The major problem I have with these students is a lack of accountability and responsibility. They fly in the face of my decision that college students are adults and should be treated as such, and they bring up unfortunate stereotyping that my more diligent students don’t deserve. I didn’t think it was too much to expect students to write down and monitor their own deadlines, to plan ahead to make up missed work effectively, to approach me respectfully when bargaining. But these students act like I’m out to get them, chasing down and beating them with a rolled-up copy of the syllabus, gleefully punishing them at the first sign of confusion or lack of preparation. More importantly, for many of these students, they act like I haven’t helped them before, haven’t ever taken pity on them and let a deadline slide a bit. I don’t have any problem getting constructive feedback; I take issue with being criticized only when you feel slighted. Why is it always about this unspoken “pay for an A” contract, and never about learning something from the course?

I guess this is something that everyone faces, and you have to decide to either soften your course policies to make them more palatable for these students or stick to your guns in the name of teaching students how to be more responsible. My problem is that students like these make me question why I care so much in the first place. This creates a divide between my passion and excitement for teaching and their lackluster, passive reception of my work, and it makes me pull my hair out to set students up to succeed and still get the feedback that the class wasn’t “clear” enough. Why spend so much time trying to make class interesting and engaging if a number of the students won’t bother to attend anyway? Why shape my deliverables to be more application-focused if students will just complain that I ask too much of them, and it would be better if I just had three tests and nothing else like the rest of their teachers? And, in my current course, why share my knowledge of and appreciation for real-world issues in mental health if no one cares to really listen?

I know the answer is that other students do benefit from that effort. But in the end, are they the majority or minority?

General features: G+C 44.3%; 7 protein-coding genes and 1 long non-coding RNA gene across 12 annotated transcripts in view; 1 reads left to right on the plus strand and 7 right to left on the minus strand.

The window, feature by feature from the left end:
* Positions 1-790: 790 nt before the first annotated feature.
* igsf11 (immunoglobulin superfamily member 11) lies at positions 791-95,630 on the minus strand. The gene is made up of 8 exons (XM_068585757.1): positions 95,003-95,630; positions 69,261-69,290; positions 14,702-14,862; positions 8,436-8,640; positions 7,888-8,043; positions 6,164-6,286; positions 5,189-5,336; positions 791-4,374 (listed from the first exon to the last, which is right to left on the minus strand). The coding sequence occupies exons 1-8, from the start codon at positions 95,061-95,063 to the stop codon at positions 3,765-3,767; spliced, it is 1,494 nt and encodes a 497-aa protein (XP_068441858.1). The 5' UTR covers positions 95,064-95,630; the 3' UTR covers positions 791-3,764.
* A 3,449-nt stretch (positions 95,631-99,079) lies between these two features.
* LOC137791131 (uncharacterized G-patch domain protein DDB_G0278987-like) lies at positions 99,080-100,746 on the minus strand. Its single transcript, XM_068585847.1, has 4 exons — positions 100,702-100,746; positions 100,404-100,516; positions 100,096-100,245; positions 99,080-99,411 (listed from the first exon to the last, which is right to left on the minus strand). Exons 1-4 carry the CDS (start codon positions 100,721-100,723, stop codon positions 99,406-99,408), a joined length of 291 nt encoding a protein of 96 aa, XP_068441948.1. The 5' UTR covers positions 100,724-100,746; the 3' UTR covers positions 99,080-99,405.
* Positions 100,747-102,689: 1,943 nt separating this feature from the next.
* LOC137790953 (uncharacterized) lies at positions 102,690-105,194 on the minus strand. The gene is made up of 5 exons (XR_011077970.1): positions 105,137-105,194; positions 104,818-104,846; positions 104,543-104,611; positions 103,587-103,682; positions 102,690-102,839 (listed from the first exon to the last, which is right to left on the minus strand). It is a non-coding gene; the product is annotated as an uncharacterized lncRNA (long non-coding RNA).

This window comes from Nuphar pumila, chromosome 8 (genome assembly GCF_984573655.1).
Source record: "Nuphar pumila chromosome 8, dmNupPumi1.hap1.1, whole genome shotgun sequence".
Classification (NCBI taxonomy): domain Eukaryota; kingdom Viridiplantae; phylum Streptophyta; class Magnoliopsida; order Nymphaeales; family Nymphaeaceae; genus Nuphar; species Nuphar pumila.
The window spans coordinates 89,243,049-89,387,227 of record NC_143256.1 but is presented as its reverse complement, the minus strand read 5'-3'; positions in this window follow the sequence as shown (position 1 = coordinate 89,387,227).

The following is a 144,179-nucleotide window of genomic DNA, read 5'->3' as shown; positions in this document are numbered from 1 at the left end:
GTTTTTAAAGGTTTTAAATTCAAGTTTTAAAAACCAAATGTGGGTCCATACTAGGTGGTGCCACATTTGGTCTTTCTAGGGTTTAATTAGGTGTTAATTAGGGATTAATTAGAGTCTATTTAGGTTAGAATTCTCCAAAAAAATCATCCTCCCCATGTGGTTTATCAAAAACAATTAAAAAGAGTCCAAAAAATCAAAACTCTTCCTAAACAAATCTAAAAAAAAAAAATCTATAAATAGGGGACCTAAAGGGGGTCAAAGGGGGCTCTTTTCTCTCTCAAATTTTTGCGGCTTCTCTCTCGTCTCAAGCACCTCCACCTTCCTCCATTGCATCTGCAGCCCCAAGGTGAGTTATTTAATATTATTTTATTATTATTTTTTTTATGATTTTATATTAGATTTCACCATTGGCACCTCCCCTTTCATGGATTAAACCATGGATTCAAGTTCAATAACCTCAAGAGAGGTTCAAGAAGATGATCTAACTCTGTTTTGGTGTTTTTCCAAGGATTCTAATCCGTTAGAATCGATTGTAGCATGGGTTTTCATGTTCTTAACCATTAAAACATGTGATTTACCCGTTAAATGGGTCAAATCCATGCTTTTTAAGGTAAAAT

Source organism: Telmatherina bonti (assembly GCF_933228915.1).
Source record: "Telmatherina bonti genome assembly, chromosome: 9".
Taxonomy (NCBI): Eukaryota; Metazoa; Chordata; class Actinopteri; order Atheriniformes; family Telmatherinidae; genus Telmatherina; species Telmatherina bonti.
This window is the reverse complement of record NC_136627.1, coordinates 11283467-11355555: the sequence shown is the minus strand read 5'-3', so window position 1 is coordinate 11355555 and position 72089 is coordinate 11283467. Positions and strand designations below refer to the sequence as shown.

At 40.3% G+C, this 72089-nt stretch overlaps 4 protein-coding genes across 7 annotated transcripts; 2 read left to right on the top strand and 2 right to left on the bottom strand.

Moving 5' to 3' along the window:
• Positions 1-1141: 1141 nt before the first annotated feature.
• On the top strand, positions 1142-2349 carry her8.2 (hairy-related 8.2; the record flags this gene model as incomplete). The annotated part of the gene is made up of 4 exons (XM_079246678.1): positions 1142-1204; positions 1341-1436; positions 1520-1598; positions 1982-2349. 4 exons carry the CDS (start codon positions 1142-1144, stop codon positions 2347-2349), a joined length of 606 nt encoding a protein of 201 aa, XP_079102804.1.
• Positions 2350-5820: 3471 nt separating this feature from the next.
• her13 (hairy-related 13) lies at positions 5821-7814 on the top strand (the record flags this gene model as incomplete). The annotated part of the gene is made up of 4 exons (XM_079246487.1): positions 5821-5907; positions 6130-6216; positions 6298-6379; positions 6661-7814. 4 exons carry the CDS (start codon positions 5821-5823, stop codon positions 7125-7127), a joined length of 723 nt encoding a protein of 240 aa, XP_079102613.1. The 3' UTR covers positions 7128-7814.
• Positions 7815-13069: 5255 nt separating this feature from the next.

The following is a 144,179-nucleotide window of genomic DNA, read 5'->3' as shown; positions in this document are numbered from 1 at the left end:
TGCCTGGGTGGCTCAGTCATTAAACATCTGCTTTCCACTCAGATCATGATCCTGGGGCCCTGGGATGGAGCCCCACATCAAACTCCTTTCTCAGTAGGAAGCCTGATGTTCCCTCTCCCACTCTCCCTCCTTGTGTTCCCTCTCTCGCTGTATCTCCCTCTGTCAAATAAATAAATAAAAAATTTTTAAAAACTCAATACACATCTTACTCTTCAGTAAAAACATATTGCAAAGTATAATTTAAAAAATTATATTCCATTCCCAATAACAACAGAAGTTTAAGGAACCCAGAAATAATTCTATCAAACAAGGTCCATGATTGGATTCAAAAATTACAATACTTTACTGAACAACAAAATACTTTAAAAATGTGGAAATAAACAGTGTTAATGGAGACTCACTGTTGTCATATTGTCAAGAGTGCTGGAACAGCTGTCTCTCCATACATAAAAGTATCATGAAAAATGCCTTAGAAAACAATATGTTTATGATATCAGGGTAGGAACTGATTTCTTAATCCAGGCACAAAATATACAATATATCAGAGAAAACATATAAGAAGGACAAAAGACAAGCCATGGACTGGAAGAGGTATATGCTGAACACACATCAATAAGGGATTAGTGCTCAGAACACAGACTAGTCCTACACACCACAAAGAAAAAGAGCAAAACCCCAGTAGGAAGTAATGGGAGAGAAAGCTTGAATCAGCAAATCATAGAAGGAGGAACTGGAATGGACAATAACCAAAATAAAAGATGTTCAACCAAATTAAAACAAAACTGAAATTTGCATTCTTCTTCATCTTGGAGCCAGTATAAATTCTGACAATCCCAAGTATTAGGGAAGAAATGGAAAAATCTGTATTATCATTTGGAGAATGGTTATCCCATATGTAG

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Psychology, Research, and Ethics

For my blog post this week, I looked at the case of David Anderson. ORI found that David had tampered with the data shown in figures in several published papers. Specifically, he removed outliers or replaced them with mean values in order to make his results match up with his hypotheses. It appears that he did this in 4 papers over the course of 2-3 years. His work was done while he was a graduate student in Oregon and being supported by two R01 grants from NIH and NIMH. As punishment, David’s work has to be supervised, he has to certify the legitimacy of any future work, he must retract his published papers containing the fabricated figures, and he cannot serve in an advisory capacity (e.g., reviewing articles). This punishment began in June 2015 and will remain in place until June of next year.

Upon consulting the American Psychological Association ethics code, I see that David’s violation is addressed in two different places, Section 5.01 (“Avoidance of False or Deceptive Statements”) and 8.10 (“Reporting Research Results”). The code is clear that psychologists (and psychology students, like David) are not to fabricate data in any way, and that they are to retract publications that they discover contain “significant errors” as soon as they realize the mistake. The code also clearly states that psychologists may not make “false, deceptive, or fraudulent” statements concerning their research or its results. In my program, we have an entire course on ethics and are expected to review the code in its entirety at several points (e.g., beginning practicum). I also reviewed the code and discussed it as an undergraduate psychology major. So, if David’s education was anything like mine, he really had no excuse for his unethical behavior!

I did think it was interesting that David’s was the only psychology-related violation I could find in the list of ORI case summaries. I wonder if perhaps it is more difficult or complicated to try to replicate our data, as opposed to data from the natural or biomedical sciences, because of the complexities of psychological variables and individual differences. Alternatively, perhaps there is more oversight before the publication stage is reached, such that fabrications and other types of ethical misconduct are caught by supervisors and committee members in earlier stages of the process.